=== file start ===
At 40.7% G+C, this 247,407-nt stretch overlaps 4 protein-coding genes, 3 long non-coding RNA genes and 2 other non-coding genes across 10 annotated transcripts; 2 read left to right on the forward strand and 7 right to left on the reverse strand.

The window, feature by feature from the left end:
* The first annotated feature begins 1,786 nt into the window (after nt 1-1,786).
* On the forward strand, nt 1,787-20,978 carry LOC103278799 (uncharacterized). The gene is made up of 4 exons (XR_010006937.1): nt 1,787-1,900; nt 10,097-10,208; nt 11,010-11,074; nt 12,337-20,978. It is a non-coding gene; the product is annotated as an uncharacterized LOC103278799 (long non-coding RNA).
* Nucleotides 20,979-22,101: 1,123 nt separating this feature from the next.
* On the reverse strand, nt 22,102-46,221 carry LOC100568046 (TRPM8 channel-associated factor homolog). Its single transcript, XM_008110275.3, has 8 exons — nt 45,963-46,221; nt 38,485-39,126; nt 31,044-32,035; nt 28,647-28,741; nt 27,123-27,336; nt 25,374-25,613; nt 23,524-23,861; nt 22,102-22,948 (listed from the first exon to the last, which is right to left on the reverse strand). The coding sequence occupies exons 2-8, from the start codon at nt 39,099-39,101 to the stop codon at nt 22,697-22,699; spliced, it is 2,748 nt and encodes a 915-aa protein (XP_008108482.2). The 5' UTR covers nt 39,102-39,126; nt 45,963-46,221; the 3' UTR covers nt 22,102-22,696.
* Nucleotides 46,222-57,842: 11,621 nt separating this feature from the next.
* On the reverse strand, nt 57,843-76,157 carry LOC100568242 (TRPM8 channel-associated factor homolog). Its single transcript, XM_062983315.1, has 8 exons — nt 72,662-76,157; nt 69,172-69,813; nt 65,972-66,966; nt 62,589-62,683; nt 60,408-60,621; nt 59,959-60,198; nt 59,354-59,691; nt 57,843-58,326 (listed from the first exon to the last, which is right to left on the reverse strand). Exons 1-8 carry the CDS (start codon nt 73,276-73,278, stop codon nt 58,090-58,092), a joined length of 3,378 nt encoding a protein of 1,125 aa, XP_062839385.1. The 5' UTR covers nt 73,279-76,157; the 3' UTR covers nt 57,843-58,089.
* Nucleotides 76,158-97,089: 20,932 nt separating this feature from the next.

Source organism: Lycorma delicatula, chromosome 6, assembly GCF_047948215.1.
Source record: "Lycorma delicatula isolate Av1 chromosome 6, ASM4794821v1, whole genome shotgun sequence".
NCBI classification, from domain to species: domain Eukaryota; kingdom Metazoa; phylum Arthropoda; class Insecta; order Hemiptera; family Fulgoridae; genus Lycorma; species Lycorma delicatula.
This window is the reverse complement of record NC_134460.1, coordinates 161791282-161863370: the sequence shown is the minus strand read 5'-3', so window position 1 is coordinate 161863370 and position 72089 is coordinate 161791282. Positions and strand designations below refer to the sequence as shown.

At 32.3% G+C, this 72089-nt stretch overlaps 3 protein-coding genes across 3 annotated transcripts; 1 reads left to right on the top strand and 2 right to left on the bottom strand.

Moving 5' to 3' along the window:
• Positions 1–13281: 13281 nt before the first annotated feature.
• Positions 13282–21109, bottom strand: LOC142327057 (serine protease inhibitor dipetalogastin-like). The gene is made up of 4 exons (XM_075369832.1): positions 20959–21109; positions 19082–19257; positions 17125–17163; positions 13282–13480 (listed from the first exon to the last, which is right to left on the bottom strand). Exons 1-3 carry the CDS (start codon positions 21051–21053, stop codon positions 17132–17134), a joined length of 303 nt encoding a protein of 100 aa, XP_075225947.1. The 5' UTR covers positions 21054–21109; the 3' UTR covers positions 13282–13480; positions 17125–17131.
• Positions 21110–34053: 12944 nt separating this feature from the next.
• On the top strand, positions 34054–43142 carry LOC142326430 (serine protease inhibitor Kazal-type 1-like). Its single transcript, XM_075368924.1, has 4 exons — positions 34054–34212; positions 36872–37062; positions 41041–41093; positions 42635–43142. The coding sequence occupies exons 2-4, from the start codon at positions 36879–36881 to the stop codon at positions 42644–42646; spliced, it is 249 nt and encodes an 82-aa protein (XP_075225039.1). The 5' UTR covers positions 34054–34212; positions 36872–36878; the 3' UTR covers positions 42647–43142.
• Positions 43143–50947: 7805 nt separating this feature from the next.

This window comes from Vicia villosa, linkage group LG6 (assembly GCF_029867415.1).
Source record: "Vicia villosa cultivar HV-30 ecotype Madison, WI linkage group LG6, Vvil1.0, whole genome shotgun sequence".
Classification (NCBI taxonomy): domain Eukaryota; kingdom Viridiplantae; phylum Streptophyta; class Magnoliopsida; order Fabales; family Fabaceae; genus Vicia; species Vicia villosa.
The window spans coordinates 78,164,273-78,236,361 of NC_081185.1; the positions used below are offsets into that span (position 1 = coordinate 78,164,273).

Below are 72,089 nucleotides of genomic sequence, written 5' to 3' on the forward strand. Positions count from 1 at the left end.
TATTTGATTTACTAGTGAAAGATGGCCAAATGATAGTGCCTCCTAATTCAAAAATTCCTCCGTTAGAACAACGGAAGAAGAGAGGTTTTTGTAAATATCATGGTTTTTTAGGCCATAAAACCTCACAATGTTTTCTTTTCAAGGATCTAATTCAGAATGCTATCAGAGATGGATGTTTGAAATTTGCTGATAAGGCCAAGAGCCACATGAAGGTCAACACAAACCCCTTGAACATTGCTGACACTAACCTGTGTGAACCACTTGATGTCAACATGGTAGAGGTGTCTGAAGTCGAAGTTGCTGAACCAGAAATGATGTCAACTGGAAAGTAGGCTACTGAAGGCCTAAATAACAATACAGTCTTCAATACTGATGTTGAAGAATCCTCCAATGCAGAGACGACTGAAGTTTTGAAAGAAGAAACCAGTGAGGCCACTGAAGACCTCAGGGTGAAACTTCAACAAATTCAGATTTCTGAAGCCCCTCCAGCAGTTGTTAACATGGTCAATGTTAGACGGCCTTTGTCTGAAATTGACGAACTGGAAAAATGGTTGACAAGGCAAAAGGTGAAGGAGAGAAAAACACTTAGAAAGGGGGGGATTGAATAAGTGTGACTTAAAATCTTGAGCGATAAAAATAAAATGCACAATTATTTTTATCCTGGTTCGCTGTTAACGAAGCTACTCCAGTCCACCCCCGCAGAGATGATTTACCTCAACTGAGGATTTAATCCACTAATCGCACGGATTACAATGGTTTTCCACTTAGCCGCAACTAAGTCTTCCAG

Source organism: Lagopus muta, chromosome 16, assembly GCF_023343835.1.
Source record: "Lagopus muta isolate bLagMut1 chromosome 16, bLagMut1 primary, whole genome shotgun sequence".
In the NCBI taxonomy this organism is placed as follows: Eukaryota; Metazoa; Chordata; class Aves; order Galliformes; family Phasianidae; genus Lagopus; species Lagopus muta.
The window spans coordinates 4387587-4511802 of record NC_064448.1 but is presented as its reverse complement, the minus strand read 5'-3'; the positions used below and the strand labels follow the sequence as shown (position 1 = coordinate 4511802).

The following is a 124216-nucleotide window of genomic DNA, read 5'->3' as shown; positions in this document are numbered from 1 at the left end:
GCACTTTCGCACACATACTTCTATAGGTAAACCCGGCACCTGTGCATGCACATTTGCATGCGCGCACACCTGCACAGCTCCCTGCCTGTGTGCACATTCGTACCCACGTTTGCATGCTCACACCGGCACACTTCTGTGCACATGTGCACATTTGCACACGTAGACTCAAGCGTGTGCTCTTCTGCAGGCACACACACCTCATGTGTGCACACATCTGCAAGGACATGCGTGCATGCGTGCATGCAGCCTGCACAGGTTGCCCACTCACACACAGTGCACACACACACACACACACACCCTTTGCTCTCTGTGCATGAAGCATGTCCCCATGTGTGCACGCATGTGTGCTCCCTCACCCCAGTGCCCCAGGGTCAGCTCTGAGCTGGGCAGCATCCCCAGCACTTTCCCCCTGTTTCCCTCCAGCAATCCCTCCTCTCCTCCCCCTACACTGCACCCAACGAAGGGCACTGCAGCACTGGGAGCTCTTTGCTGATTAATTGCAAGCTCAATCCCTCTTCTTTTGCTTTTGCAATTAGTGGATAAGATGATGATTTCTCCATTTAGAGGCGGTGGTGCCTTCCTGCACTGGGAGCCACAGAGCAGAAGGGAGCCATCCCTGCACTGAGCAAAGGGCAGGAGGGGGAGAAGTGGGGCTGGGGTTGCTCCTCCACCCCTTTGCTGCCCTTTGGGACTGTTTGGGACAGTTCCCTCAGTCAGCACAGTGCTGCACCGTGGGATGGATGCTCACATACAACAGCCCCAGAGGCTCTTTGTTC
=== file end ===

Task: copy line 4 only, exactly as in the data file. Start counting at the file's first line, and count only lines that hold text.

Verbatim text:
* On the forward strand, nt 1,787-20,978 carry LOC103278799 (uncharacterized). The gene is made up of 4 exons (XR_010006937.1): nt 1,787-1,900; nt 10,097-10,208; nt 11,010-11,074; nt 12,337-20,978. It is a non-coding gene; the product is annotated as an uncharacterized LOC103278799 (long non-coding RNA).